Written by 4:00 pm Europe Economy

EU, Taiwan cooperate to fight for a green future

The adverse effects of climate change are being felt around the world and threaten our planet and its people. Taiwan is no exception. As a nation of islands, Taiwan is especially vulnerable to climate change and could face serious challenges.

Rising temperatures and sea levels, increased severity and frequency of droughts, storms and floods, unpredictable weather patterns, water shortages and loss of biodiversity are all threats to Taiwan, as they are to other parts of the world.

The EU has been at the forefront of the global fight against climate change. It has led the way by investing in realistic technological solutions, empowering citizens and aligning action in key areas such as industrial policy, finance and research, while ensuring social equity.

Within the EU, all sectors of society and the economy are playing a role — from the power sector to industry, mobility, buildings, agriculture and forestry. Achieving climate neutrality is fundamental to securing a healthy planet for generations to come.

However, climate change is a global threat and can only be addressed by a global response. The EU is therefore stepping up its engagement on climate action across the world, including in the Indo-Pacific region. The region’s growing economic, demographic and political weight makes it a key player in shaping the rules-based international order and in addressing global challenges.

In September last year, the EU announced its Indo-Pacific Strategy — a long-term plan to work with partners in the region, including Taiwan.

One of the key priorities is to fight, mitigate and adapt to climate change, to reduce climate and disaster risks, and counter biodiversity loss, pollution and other forms of environmental degradation.

Despite not being a signatory to the Paris Agreement, Taiwan has indicated that it would join global efforts to reduce carbon emissions. The EU welcomes Taiwan’s efforts to commit to net zero emissions by 2050.

The transition to a climate-neutral society is an urgent challenge, but also an opportunity to build a better future. The EU supports its international partners in climate action. Together with Taiwan, it wants to shape a more sustainable future. This is why the EU is promoting alternative renewable energy sources and green technologies in Taiwan, such as investing in and building competitive regional supply chains in the offshore wind industry.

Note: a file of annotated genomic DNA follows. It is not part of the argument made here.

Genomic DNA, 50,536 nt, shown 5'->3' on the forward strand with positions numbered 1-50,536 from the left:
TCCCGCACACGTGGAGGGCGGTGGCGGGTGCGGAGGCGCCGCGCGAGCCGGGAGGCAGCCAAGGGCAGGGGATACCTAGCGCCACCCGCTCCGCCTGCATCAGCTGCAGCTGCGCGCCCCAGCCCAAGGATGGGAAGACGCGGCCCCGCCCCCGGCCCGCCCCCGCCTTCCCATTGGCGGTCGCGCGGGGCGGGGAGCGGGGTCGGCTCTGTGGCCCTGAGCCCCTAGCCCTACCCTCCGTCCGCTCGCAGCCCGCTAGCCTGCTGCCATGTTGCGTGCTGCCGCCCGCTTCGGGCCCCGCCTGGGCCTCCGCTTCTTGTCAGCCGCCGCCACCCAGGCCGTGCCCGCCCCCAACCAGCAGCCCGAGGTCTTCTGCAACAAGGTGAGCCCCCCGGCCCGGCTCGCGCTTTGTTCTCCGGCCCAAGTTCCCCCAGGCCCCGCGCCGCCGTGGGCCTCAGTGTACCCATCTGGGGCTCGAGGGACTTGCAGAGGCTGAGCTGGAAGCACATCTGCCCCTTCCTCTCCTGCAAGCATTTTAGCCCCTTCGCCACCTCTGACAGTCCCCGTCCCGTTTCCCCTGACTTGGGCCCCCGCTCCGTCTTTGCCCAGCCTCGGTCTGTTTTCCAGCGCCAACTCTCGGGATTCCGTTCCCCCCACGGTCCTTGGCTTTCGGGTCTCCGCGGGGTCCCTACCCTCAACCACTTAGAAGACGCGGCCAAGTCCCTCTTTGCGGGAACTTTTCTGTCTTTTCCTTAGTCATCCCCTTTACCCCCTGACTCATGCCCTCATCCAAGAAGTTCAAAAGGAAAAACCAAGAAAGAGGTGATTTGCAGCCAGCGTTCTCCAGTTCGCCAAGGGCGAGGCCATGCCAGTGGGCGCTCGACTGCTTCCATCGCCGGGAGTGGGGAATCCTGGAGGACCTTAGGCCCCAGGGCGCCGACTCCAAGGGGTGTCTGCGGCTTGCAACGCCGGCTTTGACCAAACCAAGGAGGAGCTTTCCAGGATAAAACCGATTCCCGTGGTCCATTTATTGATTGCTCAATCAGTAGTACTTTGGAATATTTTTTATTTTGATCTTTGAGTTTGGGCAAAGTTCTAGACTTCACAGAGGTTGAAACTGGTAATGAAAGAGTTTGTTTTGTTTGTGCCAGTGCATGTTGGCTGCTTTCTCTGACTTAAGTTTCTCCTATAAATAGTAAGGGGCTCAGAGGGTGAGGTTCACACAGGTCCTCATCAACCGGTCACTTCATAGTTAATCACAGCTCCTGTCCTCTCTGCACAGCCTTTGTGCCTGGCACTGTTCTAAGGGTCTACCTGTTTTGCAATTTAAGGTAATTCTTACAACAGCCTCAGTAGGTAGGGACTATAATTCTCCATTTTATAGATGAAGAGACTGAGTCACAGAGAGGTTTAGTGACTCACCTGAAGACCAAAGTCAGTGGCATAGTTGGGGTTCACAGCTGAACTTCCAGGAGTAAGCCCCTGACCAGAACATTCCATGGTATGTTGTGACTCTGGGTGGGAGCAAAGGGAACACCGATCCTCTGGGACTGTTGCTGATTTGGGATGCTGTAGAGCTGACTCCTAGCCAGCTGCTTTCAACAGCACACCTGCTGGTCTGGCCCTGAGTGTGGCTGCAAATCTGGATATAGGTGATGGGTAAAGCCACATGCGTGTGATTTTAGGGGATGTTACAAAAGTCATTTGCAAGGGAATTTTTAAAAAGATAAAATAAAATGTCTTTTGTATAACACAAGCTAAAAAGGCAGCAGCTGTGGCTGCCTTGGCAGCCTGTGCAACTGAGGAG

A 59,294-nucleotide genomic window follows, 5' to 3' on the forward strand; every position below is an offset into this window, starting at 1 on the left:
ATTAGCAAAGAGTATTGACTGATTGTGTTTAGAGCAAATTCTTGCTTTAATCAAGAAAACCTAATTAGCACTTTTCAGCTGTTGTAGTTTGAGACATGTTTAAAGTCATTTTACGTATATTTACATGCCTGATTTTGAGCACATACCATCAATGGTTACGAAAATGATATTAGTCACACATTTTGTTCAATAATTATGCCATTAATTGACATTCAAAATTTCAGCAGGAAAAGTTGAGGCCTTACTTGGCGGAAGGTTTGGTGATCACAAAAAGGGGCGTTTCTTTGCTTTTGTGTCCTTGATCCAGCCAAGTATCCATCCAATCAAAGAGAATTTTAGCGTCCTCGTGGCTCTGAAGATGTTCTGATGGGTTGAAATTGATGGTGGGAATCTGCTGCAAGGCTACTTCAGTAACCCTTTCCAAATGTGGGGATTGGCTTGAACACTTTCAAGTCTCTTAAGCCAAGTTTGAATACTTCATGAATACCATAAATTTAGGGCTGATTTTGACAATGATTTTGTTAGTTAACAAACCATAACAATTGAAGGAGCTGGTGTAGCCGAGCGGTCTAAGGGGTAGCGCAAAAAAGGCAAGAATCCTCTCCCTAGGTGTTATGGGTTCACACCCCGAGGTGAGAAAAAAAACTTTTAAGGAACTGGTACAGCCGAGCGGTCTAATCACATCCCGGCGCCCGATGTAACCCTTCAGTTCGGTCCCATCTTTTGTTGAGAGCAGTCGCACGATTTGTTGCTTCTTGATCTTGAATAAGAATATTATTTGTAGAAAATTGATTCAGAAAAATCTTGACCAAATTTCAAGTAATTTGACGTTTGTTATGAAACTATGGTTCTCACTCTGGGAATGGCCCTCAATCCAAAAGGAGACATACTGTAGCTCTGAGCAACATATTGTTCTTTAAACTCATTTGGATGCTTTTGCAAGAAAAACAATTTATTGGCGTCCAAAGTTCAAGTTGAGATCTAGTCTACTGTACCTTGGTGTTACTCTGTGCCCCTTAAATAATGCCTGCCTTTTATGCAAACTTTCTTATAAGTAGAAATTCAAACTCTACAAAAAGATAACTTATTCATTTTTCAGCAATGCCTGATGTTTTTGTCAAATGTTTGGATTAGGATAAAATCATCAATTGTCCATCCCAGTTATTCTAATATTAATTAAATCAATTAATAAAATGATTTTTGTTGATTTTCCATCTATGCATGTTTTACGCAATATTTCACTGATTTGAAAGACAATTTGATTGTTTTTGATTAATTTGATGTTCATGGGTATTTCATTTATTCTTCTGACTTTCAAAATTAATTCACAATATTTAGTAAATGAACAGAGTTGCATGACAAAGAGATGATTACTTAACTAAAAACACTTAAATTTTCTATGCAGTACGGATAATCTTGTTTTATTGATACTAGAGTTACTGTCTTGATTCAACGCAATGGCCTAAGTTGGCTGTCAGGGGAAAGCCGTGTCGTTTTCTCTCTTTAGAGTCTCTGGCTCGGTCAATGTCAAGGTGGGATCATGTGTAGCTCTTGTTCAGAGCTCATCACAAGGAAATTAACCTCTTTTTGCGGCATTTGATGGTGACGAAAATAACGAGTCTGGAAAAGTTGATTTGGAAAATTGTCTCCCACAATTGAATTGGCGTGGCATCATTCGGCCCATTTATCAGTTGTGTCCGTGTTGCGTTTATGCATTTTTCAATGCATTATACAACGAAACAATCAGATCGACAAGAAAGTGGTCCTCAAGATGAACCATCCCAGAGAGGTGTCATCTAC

The EU is at the forefront of international efforts to fight climate change. Its expertise in low-carbon best practices and solutions across a wide range of industries and sectors can help Taiwan reduce its carbon emissions. It is good to see that the EU model is being used as a source of inspiration to shape a sustainable economy in Taiwan. The EU is looking forward to working with Taiwan to promote and implement ambitious climate and energy policies.

This year’s EU Climate Action Week starts today. The European Economic and Trade Office in Taiwan wants to focus on the significant role of young people in building a better and greener future. With opportunities to learn, share your vision, meet people and engage in activities, now is a moment for us to move forward together with confidence and hope for the future.

Our office is to organize several events to raise awareness and discuss how the EU and Taiwan can collaborate to limit the effects of climate change.

The choices we make define our future. We need to encourage and empower younger generations to find new ways to tackle this collective challenge. This is not an idealistic or naive pursuit. We must stay true to our values, listen to science, strengthen our economies and build a better future for all of us.

Filip Grzegorzewski is the director of the European Economic and Trade Office in Taipei.

Comments will be moderated. Keep comments relevant to the article. Remarks containing abusive and obscene language, personal attacks of any kind or promotion will be removed and the user banned. Final decision will be at the discretion of the Taipei Times.

Source link